As the dollar continues to decline and markets remain volatile, businesses throughout the U.S. are looking at ways in which they can save on expenditure and bring in more profits. For some businesses this may involve hiring less staff, restructuring the company or seeking capital, but for many, outsourcing can helps accomplish these goals.

Making the move to outsourcing for the first time can be downright scary. While the number of companies using outsourcing solutions is increasing, many avoid outsourcing because of a lack of understanding of how or when a smaller organization can benefit from this move. Gartner estimates that roughly 90 percent of all new businesses created in the United States are in the small-to-mid-sized sector. As these companies grow and gain momentum, they will realize that they can a) not do it all on their own and, b) achieve the same benefits as larger companies through outsourcing.

When you hear the term outsourcing you may instantly think of a customer service call that is routed to a far-off destination. Think again! Companies of all sizes outsource pieces of the business process, including lead generation, marketing, public relations, information technology (IT), human resources (HR), customer service and finance. Outsourcing involves utilizing third parties for any business process. Offshoring, which is the movement of a business function to another country, is just one type of outsourcing that is often practiced by very large businesses seeking lower cost solutions for large scale operations.

Ask not what your outsourcer can do for you…

One of the most common forms of outsourcing, especially for small-to-medium businesses is business process outsourcing (BPO), or the contracting of a specific task to a third-party service provider. This is often used for business functions like accounts payable and technical support that are necessary for company operations, but aren't the company's core competency or critical to positioning in the marketplace.

While the subject of outsourcing is often debated, it can help companies accomplish not only their critical goals, but keep non-critical tasks off their plate so employees can focus on business drivers. Ultimately, outsourcing is a way for businesses to fill needs externally that cannot, for one reason or another, be filled internally.

Benefits of outsourcing include:

Cost savings: Outsourcing is commonly used within IT departments to reduce costs. Purchasing, maintaining and upgrading technology hardware and software is costly to manage and timely to maintain. 'Hosted' technology – software or hardware that is located and maintained at the vendor's data center for a monthly fee – is a way to have top quality technology solutions, at a lower overall cost to the company. Hosted solutions enable businesses to save money by avoiding an up-front cash investment in the technology and labor time spent by the IT manager through installing and maintaining the technology.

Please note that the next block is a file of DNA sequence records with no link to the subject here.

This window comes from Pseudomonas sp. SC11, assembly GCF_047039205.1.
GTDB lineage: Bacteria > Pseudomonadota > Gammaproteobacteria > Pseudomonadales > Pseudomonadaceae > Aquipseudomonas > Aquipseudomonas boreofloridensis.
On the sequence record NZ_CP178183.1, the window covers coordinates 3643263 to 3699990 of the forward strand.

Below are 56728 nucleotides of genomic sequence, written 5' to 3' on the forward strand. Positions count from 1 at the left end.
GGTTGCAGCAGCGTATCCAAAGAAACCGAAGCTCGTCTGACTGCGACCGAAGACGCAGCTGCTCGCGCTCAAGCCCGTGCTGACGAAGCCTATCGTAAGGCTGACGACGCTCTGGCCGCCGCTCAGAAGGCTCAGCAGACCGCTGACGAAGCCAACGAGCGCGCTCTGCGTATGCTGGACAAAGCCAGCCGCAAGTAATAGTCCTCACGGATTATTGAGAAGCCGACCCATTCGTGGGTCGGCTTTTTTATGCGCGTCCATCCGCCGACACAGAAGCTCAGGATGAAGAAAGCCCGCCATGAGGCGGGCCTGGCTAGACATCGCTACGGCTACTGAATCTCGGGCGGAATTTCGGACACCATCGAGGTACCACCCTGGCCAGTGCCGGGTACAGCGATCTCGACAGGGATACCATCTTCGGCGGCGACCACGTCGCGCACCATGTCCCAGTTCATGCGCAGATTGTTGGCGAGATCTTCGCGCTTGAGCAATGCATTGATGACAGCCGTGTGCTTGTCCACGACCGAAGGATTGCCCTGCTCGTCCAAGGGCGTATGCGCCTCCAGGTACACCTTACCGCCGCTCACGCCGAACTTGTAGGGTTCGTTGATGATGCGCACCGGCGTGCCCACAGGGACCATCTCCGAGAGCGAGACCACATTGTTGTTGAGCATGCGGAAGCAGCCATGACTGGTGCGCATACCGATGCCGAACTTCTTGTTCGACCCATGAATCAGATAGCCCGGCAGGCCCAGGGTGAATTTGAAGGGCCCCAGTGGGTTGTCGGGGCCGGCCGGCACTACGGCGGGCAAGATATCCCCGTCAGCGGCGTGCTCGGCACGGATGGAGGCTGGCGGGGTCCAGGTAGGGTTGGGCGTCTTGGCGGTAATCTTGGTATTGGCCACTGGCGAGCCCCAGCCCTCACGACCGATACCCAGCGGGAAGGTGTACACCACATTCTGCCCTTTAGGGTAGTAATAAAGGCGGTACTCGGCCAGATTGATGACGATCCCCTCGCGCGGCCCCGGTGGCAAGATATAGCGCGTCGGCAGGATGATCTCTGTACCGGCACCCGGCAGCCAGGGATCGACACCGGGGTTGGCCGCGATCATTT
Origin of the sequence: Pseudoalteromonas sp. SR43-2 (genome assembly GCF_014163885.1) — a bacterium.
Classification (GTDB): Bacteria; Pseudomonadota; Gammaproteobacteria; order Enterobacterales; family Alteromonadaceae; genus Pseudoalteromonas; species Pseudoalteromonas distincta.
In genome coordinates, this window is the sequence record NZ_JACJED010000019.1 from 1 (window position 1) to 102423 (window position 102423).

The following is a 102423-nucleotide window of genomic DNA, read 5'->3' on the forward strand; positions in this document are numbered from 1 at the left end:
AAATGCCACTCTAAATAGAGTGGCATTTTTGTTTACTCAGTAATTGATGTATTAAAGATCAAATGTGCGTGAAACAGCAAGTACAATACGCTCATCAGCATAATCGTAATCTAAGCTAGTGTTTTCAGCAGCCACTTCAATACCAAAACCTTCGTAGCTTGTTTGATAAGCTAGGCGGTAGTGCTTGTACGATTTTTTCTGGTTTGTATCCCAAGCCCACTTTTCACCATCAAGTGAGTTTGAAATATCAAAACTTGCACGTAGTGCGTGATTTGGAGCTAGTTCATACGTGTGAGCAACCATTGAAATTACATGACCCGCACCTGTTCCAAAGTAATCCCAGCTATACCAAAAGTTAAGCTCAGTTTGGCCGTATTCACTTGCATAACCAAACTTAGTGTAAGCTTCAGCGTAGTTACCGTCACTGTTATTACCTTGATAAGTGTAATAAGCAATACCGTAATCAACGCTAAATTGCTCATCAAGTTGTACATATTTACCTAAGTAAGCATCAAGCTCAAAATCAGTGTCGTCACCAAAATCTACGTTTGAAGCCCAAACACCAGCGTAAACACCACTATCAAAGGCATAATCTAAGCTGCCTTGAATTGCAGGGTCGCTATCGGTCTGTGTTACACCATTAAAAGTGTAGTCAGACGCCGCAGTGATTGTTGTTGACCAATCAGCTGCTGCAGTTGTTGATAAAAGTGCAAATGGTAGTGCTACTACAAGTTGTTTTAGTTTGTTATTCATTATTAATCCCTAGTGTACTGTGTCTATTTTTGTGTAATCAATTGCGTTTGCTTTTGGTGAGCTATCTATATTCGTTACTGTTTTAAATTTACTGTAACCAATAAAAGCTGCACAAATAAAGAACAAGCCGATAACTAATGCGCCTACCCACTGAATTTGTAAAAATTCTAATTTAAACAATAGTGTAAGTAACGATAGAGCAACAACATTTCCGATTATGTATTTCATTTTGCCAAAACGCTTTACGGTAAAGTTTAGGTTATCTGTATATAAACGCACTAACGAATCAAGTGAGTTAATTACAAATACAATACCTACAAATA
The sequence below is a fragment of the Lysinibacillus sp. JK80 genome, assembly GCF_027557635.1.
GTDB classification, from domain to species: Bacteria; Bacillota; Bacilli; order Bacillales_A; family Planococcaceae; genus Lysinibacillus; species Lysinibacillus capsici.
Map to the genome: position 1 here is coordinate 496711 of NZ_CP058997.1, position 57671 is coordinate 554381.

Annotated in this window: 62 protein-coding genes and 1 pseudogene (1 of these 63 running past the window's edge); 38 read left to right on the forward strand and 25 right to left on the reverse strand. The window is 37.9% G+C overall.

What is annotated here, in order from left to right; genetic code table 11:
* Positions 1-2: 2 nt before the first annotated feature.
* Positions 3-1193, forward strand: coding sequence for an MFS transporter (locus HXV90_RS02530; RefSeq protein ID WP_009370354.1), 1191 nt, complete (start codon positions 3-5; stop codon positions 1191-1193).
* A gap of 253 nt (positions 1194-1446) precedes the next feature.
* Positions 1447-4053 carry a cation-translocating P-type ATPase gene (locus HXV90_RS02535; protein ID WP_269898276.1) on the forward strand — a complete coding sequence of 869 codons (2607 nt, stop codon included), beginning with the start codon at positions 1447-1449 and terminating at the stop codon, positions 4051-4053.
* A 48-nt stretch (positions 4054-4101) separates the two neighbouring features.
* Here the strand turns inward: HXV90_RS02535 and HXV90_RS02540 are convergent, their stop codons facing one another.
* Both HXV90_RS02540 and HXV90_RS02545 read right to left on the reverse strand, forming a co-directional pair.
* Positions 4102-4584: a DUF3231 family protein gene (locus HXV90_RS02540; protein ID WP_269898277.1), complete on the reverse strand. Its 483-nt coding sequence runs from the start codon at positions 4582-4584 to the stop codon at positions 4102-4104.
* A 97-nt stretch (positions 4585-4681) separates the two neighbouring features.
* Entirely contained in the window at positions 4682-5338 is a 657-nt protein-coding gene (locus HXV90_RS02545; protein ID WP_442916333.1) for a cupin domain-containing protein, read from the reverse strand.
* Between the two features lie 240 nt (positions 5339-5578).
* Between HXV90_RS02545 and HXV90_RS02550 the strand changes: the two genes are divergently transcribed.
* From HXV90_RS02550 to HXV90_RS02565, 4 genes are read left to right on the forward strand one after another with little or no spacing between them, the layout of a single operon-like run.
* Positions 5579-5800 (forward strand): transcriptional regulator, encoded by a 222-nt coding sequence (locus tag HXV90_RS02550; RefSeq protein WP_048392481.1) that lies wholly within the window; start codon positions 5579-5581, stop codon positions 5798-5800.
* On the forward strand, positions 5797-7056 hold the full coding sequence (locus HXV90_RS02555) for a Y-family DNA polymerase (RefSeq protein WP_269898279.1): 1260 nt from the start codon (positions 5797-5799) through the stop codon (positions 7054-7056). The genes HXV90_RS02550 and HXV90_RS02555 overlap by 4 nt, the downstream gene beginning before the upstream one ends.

Thought leadership: Outsourcing provides companies with access to knowledge and experience beyond their own walls. Unfortunately we can't be experts in everything, so when looking to enhance your business, specialized suppliers can provide information that helps you achieve business goals, especially if you are facing a daunting project for which you have no internal expertise.

For example, if you are planning to undertake a major system implementation and no one on your team has experience in a project of that magnitude, it may save you time, money and frustration to bring in a project manager who already knows the potential pitfalls. Think about the parallel of legal issues. No one expects the in-house legal counsel to handle litigation or patent applications personally; he or she brings in a specialist who will do a better job. The same logic applies to strategic technology projects: bringing in people with highly specialized experience increases the odds of success.

Increased capacity: Customer service and the IT helpdesk is one of the most commonly outsourced business functions. The ability to service customers 24/7 is critical to the success of any business. Access to additional resources improves a company's capacity to service clients and customers.

Improved competitiveness: Larger corporations typically have access to financial and human resources that smaller businesses do not. Through outsourcing, smaller businesses can access resources and expertise that were at one time only available for larger businesses, and thus better compete in the marketplace. The business world is incredibly competitive and lacking the right technology and resources can hurt a business. In addition to being able to stay abreast of the latest technologies and business trends, small to medium-sized businesses  will have more time to focus on specific initiatives that will enable company growth and prosp

Like with anything in life, there are advantages and disadvantages. Outsourcing provides numerous advantages to businesses that may not have the time or resources to do every business function efficiently in-house. Whatever the benefit, make sure that you carefully examine your company needs and be open to ways in which to fill them.

Ajay Sirsi, marketing professor at the Schulich School of Business at Toronto's York University said, 'Perhaps the biggest benefit outsourcing provides small and medium-sized companies is giving them the gift of time.' Isn't that the best gift of all?


Lisa Metcalfe is a Regional Practice Leader in the Technology Leadership Practice of Tatum LLC. Tatum is the nation's largest executive services firm, providing financial and technology leadership nationwide.